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Sweetening the Plain Vanilla .NET FileSystemWatcher


Ivan Porto Carrero is an independent Ruby and .NET developer. Adam Burmister is a polyglot front- and back-end developer, usability evangelist, and designer. Ivan and Adam are the authors of IronRuby in Action.


We routinely watch certain paths on the file system for changes and subsequently perform actions when something happens there. The .NET Framework provides us with a FileSystemWatcher class to help you with that task. This FileSystemWatcher can be defined on a certain path, which can be a folder, and optionally you can set the watcher instance to include the subdirectories of that path as well. But, for more advanced filtering, you're either stuck with defining different paths to watch or providing your own filter when an event is fired. Although there are some other issues involved, in the interest of keeping the code simple, this version of the DSL won't compensate for all of them because that isn't the topic of the discussion. Get ready to dive in and learn several metaprogramming tricks as we build a file-watching Domain-Specific Language (DSL).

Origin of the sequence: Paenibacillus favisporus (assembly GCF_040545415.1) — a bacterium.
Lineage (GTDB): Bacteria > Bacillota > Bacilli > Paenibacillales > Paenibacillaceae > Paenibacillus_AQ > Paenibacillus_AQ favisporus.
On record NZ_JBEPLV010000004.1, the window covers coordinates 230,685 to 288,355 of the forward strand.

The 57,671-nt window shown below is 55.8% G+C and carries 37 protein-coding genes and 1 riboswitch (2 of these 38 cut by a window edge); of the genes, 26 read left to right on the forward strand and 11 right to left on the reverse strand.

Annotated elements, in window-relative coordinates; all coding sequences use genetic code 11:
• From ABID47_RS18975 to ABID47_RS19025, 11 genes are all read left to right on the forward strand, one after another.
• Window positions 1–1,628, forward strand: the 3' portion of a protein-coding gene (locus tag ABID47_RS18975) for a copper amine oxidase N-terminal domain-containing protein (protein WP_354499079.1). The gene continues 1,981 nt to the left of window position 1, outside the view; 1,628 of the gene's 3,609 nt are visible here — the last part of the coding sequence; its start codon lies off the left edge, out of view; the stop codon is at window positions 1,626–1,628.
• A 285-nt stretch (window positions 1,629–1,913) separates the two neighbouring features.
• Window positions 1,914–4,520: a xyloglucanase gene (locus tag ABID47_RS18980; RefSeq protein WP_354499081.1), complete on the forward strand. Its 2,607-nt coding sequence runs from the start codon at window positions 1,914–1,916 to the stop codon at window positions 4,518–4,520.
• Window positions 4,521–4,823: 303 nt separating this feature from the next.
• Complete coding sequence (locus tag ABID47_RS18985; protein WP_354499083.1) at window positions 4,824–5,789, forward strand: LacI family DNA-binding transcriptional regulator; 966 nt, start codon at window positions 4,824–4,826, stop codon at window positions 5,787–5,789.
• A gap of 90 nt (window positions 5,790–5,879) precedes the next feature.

Starting with the End Result

In the DSL, I'd like to use regular expressions for the filters as well as a limited form of glob patterns, limited in the sense that it only needs to understand the **, ?, and * wildcard operators. I would like to be able to specify multiple regular expressions for a given path. I would also like to be able to specify a blanket regular expression for a path that is used as the default filter and takes precedence over the more specific regular expressions. Listing 1 shows the end result for what I'd like to achieve.


filesystem do
  watch("/path/to/watch", /_spec.rb$/ui) do                               #A
    include_subdirs
    on_change { |args| # do stuff here with args.path or args.name }      #B
    on_change /integration\/.*_spec.rb/ { |args| # do stuff here } 
    on_rename { |args| # do stuff here }
    on_rename "*.rb" { |args| # do stuff here } 
    on_delete { |args| # do stuff here with args.path or args.name } 
    on_create { |args| # do stuff here with args.path or args.name } 
    on_error  { |args| # do stuff here } 
  end
  watch("/another/path/to/watch", /app\/.*\.rb$/ui) do
    top_level_only
    on_change { |args| # do stuff here with args.path or args.name } 
    on_rename { |args| # do stuff here } 
    on_delete { |args| # do stuff here with args.path or args.name } 
    on_create { |args| # do stuff here with args.path or args.name } 
    on_error  { |args| # do stuff here } 
  end
end
   

#A Define a path to watch
#B Attach event handlers

Listing 1: The finished file system watching DSL

As you can see, we have an entry point called filesystem, which takes a block and then proceeds with defining new watch paths. Each watch path in turn takes another block where it defines the event handlers for this watch. This actual setup doesn't really make sense in some cases but it does show the complete syntax we're going for. For this example, we won't need any external libraries and so we can start right away with collecting the paths and filters.


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